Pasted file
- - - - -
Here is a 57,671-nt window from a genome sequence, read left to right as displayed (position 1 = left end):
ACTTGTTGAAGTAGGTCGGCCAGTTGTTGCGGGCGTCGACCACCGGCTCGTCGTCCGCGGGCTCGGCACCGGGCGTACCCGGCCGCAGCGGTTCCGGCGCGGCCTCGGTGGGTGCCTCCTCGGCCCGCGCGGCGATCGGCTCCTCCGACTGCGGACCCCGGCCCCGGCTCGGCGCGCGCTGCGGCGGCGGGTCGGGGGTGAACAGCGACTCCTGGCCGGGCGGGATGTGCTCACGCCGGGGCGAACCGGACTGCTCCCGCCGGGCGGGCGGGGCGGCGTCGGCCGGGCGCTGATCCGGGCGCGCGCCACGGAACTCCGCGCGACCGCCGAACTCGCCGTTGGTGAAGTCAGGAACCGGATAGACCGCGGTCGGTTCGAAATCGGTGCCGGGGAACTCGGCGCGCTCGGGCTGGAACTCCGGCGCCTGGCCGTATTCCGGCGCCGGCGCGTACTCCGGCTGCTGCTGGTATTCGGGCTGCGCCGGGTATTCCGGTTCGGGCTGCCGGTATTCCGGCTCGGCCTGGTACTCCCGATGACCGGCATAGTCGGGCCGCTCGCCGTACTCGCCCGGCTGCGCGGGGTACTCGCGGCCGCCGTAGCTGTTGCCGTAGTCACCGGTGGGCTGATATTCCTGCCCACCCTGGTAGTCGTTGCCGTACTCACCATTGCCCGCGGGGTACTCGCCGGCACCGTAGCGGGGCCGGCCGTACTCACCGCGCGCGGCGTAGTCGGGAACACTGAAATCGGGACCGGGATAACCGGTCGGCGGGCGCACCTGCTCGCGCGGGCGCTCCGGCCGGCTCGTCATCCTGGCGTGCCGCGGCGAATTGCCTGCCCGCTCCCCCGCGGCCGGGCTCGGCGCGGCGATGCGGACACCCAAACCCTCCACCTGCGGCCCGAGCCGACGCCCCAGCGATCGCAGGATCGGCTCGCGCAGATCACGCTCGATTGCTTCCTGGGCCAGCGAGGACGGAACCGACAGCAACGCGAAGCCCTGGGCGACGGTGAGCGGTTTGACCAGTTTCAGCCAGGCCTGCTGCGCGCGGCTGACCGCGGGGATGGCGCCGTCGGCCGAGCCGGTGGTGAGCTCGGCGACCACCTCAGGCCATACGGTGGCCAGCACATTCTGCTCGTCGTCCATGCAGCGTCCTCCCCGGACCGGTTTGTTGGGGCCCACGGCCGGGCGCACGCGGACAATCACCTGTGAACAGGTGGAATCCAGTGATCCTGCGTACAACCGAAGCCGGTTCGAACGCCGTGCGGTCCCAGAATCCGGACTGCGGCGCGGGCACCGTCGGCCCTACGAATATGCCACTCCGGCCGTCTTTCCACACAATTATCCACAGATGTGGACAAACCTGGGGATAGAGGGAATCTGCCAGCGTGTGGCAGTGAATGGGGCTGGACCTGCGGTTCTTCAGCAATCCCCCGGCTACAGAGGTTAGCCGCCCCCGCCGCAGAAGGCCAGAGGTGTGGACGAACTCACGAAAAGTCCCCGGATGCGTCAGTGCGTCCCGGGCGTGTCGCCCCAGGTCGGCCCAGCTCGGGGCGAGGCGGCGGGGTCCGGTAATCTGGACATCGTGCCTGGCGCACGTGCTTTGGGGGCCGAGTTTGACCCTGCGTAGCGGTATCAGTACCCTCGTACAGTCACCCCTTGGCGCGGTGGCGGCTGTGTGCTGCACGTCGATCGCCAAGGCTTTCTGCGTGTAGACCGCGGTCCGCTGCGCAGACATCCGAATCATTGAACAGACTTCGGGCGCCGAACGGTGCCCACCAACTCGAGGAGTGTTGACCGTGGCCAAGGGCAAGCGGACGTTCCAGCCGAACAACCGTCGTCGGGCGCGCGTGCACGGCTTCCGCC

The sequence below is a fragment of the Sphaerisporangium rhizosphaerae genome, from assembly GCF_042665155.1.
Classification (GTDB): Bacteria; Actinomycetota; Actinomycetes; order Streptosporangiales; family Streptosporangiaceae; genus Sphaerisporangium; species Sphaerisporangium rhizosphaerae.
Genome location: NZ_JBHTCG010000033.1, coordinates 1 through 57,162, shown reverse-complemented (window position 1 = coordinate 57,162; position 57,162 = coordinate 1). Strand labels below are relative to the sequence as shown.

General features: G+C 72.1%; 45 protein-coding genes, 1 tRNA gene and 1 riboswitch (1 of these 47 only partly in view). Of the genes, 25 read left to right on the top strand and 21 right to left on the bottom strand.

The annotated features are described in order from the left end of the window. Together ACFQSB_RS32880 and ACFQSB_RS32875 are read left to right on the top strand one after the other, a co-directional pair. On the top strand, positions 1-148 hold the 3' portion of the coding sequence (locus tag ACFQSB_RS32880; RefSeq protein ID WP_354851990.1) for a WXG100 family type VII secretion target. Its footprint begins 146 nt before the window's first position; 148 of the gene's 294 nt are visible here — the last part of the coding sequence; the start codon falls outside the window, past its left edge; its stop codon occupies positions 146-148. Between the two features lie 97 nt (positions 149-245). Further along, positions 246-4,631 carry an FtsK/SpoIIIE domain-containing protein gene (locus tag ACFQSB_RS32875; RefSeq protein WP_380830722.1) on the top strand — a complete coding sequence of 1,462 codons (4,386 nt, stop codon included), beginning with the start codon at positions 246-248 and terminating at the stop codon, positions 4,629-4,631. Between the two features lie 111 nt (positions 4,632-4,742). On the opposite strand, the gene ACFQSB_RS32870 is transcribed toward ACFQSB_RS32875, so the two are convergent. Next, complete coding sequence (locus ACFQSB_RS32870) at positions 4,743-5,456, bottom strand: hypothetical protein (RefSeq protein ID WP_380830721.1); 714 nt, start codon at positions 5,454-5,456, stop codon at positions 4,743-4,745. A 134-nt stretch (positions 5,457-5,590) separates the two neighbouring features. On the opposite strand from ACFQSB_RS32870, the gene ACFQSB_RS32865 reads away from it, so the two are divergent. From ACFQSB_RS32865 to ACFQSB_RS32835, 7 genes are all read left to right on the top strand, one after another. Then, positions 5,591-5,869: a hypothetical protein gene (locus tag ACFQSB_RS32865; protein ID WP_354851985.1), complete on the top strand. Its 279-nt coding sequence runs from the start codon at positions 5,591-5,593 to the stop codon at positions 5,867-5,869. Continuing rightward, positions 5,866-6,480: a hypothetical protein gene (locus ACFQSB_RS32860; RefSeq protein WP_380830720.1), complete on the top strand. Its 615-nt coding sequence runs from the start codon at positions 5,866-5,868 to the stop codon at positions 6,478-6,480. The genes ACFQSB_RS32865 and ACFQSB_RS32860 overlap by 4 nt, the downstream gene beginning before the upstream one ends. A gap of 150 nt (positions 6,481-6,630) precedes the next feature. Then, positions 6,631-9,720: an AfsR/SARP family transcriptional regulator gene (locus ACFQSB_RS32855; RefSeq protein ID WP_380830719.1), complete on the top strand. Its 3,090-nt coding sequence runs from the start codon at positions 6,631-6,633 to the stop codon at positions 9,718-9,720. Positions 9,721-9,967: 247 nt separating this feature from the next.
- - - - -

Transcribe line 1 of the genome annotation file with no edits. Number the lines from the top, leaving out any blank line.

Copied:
Here is a 57,671-nt window from a genome sequence, read left to right as displayed (position 1 = left end):